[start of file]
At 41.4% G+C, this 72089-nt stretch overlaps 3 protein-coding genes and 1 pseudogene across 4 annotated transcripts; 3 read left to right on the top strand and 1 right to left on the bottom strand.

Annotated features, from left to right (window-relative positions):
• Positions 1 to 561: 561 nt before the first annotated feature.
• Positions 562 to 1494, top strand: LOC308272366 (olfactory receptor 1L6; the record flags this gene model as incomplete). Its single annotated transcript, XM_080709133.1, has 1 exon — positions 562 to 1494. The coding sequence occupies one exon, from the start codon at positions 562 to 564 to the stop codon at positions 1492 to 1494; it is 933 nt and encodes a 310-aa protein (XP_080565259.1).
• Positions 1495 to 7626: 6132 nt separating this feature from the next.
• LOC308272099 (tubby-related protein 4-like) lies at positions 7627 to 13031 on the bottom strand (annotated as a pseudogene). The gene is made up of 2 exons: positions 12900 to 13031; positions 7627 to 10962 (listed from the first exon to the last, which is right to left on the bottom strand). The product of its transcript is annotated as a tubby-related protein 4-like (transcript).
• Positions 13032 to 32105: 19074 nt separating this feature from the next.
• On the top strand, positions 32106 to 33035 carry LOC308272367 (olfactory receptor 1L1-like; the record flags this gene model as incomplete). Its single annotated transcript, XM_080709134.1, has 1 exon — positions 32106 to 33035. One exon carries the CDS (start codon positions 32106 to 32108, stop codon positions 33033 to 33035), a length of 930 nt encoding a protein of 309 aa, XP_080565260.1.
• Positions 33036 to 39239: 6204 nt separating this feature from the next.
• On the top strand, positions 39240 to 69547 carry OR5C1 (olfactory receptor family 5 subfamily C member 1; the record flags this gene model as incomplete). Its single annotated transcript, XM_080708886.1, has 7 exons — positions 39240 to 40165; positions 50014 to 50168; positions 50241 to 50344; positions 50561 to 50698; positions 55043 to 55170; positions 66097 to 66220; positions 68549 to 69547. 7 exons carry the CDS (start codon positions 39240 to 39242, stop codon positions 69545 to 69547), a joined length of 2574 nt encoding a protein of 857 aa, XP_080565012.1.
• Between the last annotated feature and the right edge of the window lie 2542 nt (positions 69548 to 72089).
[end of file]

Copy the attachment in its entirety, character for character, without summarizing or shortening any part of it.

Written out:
At 41.4% G+C, this 72089-nt stretch overlaps 3 protein-coding genes and 1 pseudogene across 4 annotated transcripts; 3 read left to right on the top strand and 1 right to left on the bottom strand.

Annotated features, from left to right (window-relative positions):
• Positions 1 to 561: 561 nt before the first annotated feature.
• Positions 562 to 1494, top strand: LOC308272366 (olfactory receptor 1L6; the record flags this gene model as incomplete). Its single annotated transcript, XM_080709133.1, has 1 exon — positions 562 to 1494. The coding sequence occupies one exon, from the start codon at positions 562 to 564 to the stop codon at positions 1492 to 1494; it is 933 nt and encodes a 310-aa protein (XP_080565259.1).
• Positions 1495 to 7626: 6132 nt separating this feature from the next.
• LOC308272099 (tubby-related protein 4-like) lies at positions 7627 to 13031 on the bottom strand (annotated as a pseudogene). The gene is made up of 2 exons: positions 12900 to 13031; positions 7627 to 10962 (listed from the first exon to the last, which is right to left on the bottom strand). The product of its transcript is annotated as a tubby-related protein 4-like (transcript).
• Positions 13032 to 32105: 19074 nt separating this feature from the next.
• On the top strand, positions 32106 to 33035 carry LOC308272367 (olfactory receptor 1L1-like; the record flags this gene model as incomplete). Its single annotated transcript, XM_080709134.1, has 1 exon — positions 32106 to 33035. One exon carries the CDS (start codon positions 32106 to 32108, stop codon positions 33033 to 33035), a length of 930 nt encoding a protein of 309 aa, XP_080565260.1.
• Positions 33036 to 39239: 6204 nt separating this feature from the next.
• On the top strand, positions 39240 to 69547 carry OR5C1 (olfactory receptor family 5 subfamily C member 1; the record flags this gene model as incomplete). Its single annotated transcript, XM_080708886.1, has 7 exons — positions 39240 to 40165; positions 50014 to 50168; positions 50241 to 50344; positions 50561 to 50698; positions 55043 to 55170; positions 66097 to 66220; positions 68549 to 69547. 7 exons carry the CDS (start codon positions 39240 to 39242, stop codon positions 69545 to 69547), a joined length of 2574 nt encoding a protein of 857 aa, XP_080565012.1.
• Between the last annotated feature and the right edge of the window lie 2542 nt (positions 69548 to 72089).